Today, on the tenth monthly anniversary of my loss of the light of my life, my dear wife Fiona, I thought I would share a little about how we first met.
When people ask me where Fiona and I met, I try to play silly-buggers and I usually say,
“Actually, I was sitting on my bed at the time”
Of course, this doesn’t usually go down all that well with some Christians… but there is of course a ‘proper’ explanation 🙂
Would you believe: we met on the Citizens’ Band (CB) radio. And I was sitting on my bed as I was using it. Mystery solved 😉
It was in late 1981 that I bought my first, very basic, CB radio, using some of my student grant (we still got grants back then…) Funnily enough, back then, as I was in, shall we say, a ‘legalistic phase’ of my personal faith walk, I was really doubtful as to whether or not it was ‘God’s Will’ for me to buy it. But buy it I did (oh, the sin of it!), and I installed it in my Mini car. This is the type of ‘Harrier CB’ transceiver* that I bought:
And, despite my guilt-based doubts, it turned out to be instrumental in several life-changing ways.
Firstly, and quite unfairly I thought, the young lady I was dating at the time (and had been with for seventeen months) sat in my car and used my CB, while I was in prayer meetings, to meet ‘someone else’ and then dumped me. I laugh about it now, and we are still in touch and are actually good friends!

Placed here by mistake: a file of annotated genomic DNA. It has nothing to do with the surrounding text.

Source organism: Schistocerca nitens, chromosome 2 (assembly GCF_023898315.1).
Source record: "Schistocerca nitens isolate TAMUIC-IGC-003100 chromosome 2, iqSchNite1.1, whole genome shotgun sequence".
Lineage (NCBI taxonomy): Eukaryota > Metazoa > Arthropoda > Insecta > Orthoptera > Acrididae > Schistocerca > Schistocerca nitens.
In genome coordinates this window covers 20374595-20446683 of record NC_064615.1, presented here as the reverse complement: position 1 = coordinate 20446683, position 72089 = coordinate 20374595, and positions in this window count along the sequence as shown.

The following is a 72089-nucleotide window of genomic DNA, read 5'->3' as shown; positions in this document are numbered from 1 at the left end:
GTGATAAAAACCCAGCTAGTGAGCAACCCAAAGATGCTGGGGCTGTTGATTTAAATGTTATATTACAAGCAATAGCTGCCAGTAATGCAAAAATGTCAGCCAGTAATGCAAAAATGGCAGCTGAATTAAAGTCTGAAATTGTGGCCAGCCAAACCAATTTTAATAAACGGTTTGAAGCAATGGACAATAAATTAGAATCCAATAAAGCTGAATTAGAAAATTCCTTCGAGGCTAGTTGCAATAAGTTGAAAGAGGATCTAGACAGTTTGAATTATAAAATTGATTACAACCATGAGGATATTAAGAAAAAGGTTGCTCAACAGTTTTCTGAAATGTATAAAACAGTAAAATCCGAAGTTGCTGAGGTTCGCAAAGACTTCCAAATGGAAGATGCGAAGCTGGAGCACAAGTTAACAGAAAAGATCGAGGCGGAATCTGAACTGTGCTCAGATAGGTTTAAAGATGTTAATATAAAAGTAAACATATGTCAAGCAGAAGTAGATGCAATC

Secondly, because I personally always had to understand how things worked, I studied radio theory and eventually qualified for my Radio Amateur’s Licence, after attending night-school and also teaching myself Morse Code. That was in 1984-85, though, after Fiona and I were married.
Thirdly, and most importantly, I met Fiona on the CB radio.
But it wasn’t on my original Harrier CB that I met her… annoyingly, my Harrier rig (CB jargon for the radio transceiver itself) was stolen from my car while I was at a Leeds United match. And I think Leeds lost too, just to add insult to injury. Someone had decided that they deserved that CB radio more than I did, and so they helped themselves to it. And Leeds came out in sympathy 😉
So I replaced the stolen unit with a more mid-range radio (with a few more controls on it) which I didn’t really like all that much as my voice was distorted on transmission. I therefore sold that rig and invested in a top-of-the-range ‘Harrier CBX’ transceiver, with lots more controls on it, and therefore it was much more flexible. Here’s a picture of the actual instrument, which I still have: